Eurasia is especially rich in species, the Song thrush, Istle thrush, and blackbird being among the best-known European birds. Their place on garden lawns and playing fields is taken by, for example, the Olive thrush in southern Africa, the Rufus-bellied thrush in Brazil, the Clay-colored thrush in Central America, and the Amery-can robin in North America.
Many of the true thrushes are noted frothier songs, which characteristically are composed of a succession of short, richly warbled, or fluty phrases a few species are remarkable mimics. Their substantial cup nests are strengthened by a layer of mud, often mixed with decaying leaves, and are usually finished with an inner lining of grasses or similar material. Northern species are long-distance migrants, and tropical speciesnonmigratory, while some species from middle latitudes are partial migrants, some individuals moving south in winter and some remaining in their breeding area.
The ground thrushes are closely related to the true thrushes. They have the same general build but relatively longer, stouter bills. And are further distinguished by striking, usually black and white, under-wing patterns. They are shy birds, living near the ground in forests, and are mainly confined to Asia and Africa. The only exceptions are the widespread White’s thrush whose breeding range extends, uniquely in the sub-family, to Australia, the Varied thrush of western North America, and the Aztec thrush of Mexico.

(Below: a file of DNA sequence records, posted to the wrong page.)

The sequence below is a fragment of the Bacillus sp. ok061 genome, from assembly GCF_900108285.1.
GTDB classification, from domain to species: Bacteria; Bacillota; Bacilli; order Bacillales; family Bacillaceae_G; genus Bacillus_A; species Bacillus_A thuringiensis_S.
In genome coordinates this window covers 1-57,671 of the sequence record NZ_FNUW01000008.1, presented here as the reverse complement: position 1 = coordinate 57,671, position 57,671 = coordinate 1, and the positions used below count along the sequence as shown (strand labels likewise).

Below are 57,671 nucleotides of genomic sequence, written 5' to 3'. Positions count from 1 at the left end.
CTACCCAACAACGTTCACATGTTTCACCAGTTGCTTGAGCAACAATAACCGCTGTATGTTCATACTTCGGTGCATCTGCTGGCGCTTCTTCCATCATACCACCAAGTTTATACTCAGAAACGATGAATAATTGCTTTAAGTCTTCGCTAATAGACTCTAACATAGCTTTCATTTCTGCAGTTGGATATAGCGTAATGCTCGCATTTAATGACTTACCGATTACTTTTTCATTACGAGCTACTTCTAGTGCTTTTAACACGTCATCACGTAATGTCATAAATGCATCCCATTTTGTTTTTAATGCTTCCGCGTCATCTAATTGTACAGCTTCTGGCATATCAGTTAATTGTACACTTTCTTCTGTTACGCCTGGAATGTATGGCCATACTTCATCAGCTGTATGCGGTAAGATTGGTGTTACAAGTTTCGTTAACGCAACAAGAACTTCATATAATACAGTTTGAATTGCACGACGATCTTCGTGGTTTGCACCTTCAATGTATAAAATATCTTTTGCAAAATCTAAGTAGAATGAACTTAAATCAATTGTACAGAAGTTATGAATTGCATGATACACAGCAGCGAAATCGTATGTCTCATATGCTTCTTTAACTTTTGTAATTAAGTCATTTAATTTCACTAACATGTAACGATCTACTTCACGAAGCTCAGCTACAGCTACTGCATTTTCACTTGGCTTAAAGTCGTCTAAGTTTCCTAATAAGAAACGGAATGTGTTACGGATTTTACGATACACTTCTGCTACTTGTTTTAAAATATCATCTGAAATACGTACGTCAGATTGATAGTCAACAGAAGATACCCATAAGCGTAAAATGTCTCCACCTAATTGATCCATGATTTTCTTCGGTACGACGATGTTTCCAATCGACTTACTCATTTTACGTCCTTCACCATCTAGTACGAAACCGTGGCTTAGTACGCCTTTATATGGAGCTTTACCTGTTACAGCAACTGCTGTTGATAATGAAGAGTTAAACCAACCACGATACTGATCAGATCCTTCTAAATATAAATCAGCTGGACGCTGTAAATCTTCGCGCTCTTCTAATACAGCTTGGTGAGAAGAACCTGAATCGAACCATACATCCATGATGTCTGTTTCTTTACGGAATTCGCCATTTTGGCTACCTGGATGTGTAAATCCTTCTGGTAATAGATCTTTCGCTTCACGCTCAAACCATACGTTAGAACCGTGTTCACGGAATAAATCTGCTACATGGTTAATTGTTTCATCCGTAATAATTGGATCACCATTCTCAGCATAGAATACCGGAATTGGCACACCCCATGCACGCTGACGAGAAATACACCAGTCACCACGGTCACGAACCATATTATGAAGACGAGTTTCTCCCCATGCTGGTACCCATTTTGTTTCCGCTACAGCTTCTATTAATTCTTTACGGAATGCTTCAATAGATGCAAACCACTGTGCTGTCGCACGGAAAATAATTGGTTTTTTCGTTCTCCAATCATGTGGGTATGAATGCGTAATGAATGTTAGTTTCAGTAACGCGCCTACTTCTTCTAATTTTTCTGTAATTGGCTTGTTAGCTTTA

The large group of robins, robin-chats, and related species (including the nightingale) are small thrushes of woodland and tropical forest, mainly ground feeders and with proportionately longer legs than the true thrushes. A few, such as the alethesof tropical Africa, are habitual followers of army ants, feeding on insects flushed by the ants. Some have remarkably fine songs. Another group of small thrushes—chats, wheatears, and their allies –inhabit the more open country, nesting in holes or recesses in the ground; among these, the desert wheatears inhabit country as barren as any in which a bird can survive.